Manifest Pictures

Not Rated / 18 minutes

★★★★★ (out of ★★★★★)Father Son Holy Gore - Una Nuova Prospettiva - Old HouseAnnalise Lockhart’s Inheritance touches on psychogeography in one way, while Emanuela Ponzano’s Una Nuova Prospettiva takes an even stronger approach to the idea by playing with the very concepts of place, space, and time. Ponzano’s film focuses on three boys out wandering through the forest, where they see old clothes and many items strewn along a path, as if somebody’s luggage exploded in the midst of a trip. One of the boys wanders off on his own, coming upon a crying girl. Elsewhere, we see the girl’s father with a woman, cutting through barbed wire fence. The boy later witnesses what looks like a Nazi patrol making a group of people strip before gunning them down viciously. The boy also sees things that don’t make sense, like an electronic doll, and then a cellphone. And soon we see that the boy’s not living through World War II, he’s living in the present, in a time of renewed cultural struggles and military oppression.
Things change, but even then sometimes they stay too much the same.

“I heard war took place in these woods.”

Ponzano opens on the perfect image for a short dealing with psychogeography: a stop watch sitting in the mossy forest floor. The story’s all about time and our perception of it, by the end showing that the entire story’s dealing with our contemporary minds and their ability to make it seem like old history is either a) untrue or b) too long ago to matter. Some young people, because of what they’re taught, barely know about the Holocaust, which is not old history. Una Nuova Prospettiva is all about the urgency of making sure we teach the younger generations all the necessary histories they ought to know, rather than concealing them under continuous layers of further history in hopes that all the nasty bits will eventually be filtered out. The main boy in Ponzano’s short says he “heard war took place” there, implying he didn’t really know much, or he hadn’t been taught enough. After experiencing those earlier layers of history in the woods, the boy realises “there are barriers, barbed wire” even today where it physically doesn’t exist; the barbed wire becomes less and less identifiable, but it remains, violently dividing people.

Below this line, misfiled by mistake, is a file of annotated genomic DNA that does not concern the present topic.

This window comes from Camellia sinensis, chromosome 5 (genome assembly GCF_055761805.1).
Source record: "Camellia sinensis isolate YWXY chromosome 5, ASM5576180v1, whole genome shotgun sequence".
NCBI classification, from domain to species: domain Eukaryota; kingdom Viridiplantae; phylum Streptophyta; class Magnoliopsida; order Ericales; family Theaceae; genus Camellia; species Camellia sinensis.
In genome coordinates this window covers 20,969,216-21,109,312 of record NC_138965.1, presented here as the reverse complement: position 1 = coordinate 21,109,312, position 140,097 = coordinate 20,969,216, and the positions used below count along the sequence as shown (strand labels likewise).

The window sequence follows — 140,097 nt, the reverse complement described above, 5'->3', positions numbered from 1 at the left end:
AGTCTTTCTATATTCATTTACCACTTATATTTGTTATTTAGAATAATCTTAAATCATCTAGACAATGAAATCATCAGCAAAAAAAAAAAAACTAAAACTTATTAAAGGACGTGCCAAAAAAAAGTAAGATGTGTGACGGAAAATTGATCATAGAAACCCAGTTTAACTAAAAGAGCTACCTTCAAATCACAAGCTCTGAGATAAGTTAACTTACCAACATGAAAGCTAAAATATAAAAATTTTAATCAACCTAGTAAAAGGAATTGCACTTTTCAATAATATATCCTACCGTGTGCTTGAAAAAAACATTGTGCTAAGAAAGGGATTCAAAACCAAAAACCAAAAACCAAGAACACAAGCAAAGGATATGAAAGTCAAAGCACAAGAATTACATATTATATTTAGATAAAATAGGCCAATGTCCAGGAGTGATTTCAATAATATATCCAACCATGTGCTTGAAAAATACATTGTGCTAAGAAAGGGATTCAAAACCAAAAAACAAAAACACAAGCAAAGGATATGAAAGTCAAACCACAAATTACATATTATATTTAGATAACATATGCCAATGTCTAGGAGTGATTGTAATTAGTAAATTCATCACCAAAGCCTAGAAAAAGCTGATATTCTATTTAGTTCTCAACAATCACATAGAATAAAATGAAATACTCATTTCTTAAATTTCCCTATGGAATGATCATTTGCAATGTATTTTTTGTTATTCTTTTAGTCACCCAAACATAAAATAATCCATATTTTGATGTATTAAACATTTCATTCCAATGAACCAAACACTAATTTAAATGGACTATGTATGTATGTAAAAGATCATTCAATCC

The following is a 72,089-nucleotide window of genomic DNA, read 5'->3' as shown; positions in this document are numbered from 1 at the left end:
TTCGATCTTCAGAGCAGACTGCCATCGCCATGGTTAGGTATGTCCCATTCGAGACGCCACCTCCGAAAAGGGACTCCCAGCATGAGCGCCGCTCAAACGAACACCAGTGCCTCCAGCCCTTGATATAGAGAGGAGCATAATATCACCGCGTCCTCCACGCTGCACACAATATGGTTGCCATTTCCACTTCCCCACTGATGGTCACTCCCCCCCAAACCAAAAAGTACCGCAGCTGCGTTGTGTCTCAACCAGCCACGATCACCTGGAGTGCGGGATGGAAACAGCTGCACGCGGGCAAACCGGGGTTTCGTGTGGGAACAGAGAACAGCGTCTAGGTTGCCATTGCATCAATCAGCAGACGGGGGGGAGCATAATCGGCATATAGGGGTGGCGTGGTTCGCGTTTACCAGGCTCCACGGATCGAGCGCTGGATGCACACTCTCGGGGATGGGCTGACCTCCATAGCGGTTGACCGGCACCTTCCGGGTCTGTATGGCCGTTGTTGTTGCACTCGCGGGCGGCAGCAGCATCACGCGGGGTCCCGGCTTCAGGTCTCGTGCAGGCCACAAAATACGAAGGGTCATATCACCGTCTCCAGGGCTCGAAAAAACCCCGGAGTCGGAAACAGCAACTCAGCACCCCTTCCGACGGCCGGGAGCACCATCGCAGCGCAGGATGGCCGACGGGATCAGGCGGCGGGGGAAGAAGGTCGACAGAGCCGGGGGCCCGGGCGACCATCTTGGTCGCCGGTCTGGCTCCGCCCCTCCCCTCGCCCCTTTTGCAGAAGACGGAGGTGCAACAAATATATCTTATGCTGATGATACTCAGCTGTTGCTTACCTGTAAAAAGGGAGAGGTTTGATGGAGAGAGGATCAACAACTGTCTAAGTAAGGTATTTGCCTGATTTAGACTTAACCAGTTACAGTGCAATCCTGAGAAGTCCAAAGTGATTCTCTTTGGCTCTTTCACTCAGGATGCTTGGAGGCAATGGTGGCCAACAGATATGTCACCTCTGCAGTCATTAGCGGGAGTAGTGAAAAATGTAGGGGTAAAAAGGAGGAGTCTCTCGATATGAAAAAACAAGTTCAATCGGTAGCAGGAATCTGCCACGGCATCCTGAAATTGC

The most stunning image in Una Nuova Prospettiva is when the boy and his friends reach the check point at a gate, where the viewer finally understands what’s been happening in those woods. At the gate and its fence the people behind it go from colour images to an image drained of colour, like it’s straight out of a WWII documentary; the movement of time flows backwards here, showing how things have changed but they’ve, somehow, also repeated. The film uses a quote by Primo Levi about “the memory of evil,” hammering home the necessity of passing on everything to the next generation, most importantly the truth. We see the necessity of remembering the truth in all the Holocaust deniers and the Confederate flag wavers today across the world. We must never forget history and that people will try to rewrite it, particularly the ugliest bits, because it can, and too usually does, repeat.